Playing with tradition
Photo: Lori Nix
What do you love most about the holidays? All the wonderful traditions, right? The giving and the gathering in, the rituals that connect us to one another and the past… Of course, those same traditions can drive you absolutely crazy. This month, we're thinking about how holiday rituals might be refreshed, reinvented—or just ditched. First, Maile Meloy cuts through the tangle of family ties and find her way home for the holidays .
Gift tags With Love, from Oprah
Sometimes the gift tag is better than the gift.

The Law of Christmas Presence
Unless you're seeing him in person this December, the only thing John Hastings will be sending you is his goodwill.

A Gift-Free Christmas
You shouldn't! No, really, you shouldn't ! Cynthia Gorney cleans up her Christmas act.

Plan C for the Tree
Decorating made easy…

Christmas Spirits
How does Santa stay so jolly? Patricia Towers has the answer: eggnog .
Cassette tape
Tell Me a Story
The relatives are gathered. Reminiscences are flying. Push "record."

All Together Now
Rita Williams never really had a family, much less a family reunion. Then, a motley crew of long-lost relatives pulled together one Christmas to welcome her home at last.

Pass the Platter
Over the years, Mel Walsh had tried every variation on the annual holiday feast. But then it was her daughter's turn to carve out her own traditions.

Eat, Drink…and Remember
Conversation at the holiday table should be worthy of the meal!

The Year of Giving Brilliantly
Our roundup of eight great charities proves that even small donations can make a world of difference.

Holiday letter The Holiday Letter
How to survive other people's too-good-to-be-true news.

A Light in the Darkness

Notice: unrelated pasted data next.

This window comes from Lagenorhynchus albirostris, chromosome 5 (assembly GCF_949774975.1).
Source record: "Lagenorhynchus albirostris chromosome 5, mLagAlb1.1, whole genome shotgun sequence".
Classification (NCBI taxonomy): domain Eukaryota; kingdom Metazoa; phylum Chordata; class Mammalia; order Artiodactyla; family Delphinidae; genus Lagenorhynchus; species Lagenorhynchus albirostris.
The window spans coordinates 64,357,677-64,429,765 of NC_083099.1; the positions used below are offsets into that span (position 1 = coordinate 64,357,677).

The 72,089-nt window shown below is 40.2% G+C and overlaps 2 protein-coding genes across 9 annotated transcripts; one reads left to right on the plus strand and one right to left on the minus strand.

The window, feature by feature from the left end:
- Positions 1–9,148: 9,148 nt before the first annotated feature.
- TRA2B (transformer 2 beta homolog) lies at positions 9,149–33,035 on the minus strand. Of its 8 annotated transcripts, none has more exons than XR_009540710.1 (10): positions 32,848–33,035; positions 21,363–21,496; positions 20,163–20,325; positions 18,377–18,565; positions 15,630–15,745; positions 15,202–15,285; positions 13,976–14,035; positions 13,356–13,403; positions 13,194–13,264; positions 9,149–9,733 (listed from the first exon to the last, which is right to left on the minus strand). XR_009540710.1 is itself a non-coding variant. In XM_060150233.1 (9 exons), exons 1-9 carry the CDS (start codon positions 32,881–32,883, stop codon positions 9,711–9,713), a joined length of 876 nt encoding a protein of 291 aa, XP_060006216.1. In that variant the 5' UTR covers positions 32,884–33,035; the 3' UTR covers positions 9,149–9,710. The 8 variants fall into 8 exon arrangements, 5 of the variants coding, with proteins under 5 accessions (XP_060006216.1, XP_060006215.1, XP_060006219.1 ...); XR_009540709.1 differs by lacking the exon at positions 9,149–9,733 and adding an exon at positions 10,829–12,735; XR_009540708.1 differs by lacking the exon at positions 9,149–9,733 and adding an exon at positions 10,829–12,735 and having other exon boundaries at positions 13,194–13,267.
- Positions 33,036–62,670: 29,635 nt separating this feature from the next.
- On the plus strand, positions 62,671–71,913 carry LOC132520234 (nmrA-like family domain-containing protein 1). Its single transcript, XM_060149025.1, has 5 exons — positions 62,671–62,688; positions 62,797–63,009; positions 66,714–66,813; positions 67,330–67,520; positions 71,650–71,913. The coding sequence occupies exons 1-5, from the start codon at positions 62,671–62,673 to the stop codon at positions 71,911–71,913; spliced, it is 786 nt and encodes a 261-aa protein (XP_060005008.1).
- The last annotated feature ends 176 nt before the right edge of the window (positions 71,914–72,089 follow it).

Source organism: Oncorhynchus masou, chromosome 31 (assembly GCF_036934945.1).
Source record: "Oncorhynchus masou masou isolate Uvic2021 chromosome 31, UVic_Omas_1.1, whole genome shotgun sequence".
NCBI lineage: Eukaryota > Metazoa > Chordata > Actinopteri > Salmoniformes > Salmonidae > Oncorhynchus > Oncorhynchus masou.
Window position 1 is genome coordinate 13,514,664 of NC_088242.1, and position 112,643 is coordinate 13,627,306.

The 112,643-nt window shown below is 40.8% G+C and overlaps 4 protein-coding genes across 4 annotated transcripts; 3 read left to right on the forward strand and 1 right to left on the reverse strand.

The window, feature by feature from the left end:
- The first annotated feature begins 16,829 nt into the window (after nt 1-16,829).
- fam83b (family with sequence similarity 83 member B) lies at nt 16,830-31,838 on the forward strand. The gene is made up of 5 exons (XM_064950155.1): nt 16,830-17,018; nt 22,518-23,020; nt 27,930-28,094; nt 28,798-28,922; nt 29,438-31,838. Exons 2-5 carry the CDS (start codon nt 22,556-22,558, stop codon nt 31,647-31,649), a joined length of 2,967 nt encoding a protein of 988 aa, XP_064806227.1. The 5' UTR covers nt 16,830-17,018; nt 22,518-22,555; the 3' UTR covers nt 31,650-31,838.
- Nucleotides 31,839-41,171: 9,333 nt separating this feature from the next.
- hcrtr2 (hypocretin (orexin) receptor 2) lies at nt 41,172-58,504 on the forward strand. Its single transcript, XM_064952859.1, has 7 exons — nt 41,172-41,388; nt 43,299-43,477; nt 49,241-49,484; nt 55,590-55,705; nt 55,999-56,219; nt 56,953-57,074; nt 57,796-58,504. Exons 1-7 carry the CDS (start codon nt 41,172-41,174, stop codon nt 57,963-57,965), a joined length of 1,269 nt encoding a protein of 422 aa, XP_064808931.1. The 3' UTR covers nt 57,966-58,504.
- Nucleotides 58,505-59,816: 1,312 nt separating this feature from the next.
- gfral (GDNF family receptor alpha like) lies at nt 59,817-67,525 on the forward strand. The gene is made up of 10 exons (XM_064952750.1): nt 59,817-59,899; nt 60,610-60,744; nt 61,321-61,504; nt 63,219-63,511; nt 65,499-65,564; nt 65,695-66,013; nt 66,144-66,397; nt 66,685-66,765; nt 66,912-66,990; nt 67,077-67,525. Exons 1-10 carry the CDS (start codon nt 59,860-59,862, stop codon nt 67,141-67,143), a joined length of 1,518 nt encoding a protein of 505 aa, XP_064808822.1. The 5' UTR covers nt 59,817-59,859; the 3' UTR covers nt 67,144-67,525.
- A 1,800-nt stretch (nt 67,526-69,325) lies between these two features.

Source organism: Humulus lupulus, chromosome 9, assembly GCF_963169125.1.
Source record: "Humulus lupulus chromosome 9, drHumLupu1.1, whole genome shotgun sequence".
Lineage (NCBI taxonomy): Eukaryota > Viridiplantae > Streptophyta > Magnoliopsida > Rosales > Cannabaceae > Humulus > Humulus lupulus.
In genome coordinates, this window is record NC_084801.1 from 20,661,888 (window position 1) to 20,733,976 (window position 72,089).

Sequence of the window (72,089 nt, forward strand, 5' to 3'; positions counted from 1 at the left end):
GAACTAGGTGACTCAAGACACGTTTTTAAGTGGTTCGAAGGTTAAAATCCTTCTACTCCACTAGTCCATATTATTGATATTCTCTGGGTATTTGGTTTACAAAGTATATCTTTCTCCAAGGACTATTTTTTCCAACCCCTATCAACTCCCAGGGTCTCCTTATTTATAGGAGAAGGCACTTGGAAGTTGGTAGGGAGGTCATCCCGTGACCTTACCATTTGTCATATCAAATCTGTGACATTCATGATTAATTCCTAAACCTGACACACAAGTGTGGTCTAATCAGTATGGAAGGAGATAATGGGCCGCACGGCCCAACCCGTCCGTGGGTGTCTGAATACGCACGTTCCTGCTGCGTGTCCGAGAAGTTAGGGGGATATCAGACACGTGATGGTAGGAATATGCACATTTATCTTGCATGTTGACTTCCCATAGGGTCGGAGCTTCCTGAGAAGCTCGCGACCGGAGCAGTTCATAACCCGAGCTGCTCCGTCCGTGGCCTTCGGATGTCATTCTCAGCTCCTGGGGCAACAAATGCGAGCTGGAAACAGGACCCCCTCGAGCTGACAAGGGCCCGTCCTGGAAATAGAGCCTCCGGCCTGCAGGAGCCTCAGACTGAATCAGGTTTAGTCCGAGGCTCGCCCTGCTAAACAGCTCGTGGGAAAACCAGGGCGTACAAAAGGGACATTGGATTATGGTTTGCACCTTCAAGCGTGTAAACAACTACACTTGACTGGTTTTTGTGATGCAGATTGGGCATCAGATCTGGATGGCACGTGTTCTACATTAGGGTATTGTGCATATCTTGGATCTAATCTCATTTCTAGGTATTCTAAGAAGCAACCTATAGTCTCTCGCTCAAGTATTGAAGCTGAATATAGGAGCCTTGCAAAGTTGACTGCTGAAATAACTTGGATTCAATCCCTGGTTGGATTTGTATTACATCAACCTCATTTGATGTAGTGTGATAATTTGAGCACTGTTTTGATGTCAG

For the lonely, the grieving, a kinder way to mark the season

Plus: O columnist Lisa Kogan reinvents New Year's
With love, from Oprah
Photo: Jens Mortensen
By J.J. Miller

When I was an 11-year-old girl growing up in the South, the Ouija board told me I would marry Tom Weinberg. I didn't know any such person, but that Christmas he surprised me with a yellow Forenza sweater I'd been coveting. A few Christmases earlier, Billy Joel and Chris Evert had sent cassette tapes and a tennis racket. A few Christmases later, Madonna gave me fingerless lace gloves, and Theo Huxtable wowed me with a fabulous winter coat. Oprah's been sending gifts since I was in high school.

It wasn't that I was the world's most connected kid. I just happened to have parents who were clued in to my life and didn't mind stretching the truth to show it. Every Christmas my sister and I would come downstairs to stacks of presents labeled with gift tags from everyone important to us, from the real to the fantastic. In the world according to Mom and Dad, every person we loved, loved us right back; if Santa could give us things, why not Kate & Allie?

There were annual favorites: "Coach Smith"—of my beloved University of North Carolina Tar Heels—"never forgets you, how sweet," Mom joked every year. There were references even to the bit players in our lives: My high school boyfriend's parents, Mr. and Mrs. Wentworth, once gave me a tasteful add-a-bead necklace. There were inside jokes: I'm a truly terrible cook, and on the package of pots and pans I would take to college, Julia Child encouraged me to "keep trying."